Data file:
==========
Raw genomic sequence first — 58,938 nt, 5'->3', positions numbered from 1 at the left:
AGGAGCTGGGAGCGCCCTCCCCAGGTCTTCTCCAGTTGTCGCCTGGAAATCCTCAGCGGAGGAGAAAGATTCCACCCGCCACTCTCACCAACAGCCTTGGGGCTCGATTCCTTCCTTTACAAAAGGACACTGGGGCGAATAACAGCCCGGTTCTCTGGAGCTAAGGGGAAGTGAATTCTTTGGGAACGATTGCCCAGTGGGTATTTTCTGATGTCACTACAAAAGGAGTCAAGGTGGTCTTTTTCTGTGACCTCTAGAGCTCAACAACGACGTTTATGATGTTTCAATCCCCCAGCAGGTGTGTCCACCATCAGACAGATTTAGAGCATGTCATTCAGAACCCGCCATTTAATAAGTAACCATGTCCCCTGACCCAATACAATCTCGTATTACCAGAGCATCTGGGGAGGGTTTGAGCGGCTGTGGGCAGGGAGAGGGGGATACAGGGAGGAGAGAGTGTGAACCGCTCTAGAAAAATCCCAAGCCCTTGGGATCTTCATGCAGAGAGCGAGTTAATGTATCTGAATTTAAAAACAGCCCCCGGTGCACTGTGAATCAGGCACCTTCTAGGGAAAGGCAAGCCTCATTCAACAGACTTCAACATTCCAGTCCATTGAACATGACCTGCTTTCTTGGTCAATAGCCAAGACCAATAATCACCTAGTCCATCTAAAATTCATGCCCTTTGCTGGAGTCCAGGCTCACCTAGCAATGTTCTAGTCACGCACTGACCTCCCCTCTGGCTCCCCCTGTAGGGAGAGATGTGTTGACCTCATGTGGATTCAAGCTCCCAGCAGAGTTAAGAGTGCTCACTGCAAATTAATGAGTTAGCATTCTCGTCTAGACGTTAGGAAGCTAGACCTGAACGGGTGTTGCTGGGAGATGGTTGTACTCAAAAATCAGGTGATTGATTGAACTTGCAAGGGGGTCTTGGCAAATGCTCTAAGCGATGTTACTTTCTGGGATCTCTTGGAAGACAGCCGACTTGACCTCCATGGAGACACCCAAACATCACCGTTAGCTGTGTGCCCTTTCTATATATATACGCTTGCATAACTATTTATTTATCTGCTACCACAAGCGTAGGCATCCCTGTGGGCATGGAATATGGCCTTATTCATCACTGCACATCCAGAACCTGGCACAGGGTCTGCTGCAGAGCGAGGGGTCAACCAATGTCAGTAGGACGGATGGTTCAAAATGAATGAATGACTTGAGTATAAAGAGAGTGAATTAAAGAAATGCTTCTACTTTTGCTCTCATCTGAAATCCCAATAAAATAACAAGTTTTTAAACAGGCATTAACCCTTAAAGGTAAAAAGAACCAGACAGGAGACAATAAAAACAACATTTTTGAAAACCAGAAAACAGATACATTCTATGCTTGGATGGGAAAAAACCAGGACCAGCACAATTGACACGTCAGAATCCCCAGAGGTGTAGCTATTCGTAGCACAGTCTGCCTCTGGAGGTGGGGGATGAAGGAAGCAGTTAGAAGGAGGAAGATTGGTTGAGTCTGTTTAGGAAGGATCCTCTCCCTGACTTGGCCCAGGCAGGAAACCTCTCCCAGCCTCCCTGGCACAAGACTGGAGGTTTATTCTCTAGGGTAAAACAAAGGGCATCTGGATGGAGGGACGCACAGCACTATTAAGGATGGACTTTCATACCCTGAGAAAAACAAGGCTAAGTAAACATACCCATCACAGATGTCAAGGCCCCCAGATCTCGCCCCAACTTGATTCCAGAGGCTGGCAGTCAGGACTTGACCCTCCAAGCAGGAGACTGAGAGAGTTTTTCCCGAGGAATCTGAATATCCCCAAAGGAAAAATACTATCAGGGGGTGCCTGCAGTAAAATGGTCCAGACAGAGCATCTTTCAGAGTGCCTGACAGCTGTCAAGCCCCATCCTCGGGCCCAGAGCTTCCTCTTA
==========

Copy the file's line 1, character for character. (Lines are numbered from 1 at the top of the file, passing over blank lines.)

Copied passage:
Raw genomic sequence first — 58,938 nt, 5'->3', positions numbered from 1 at the left: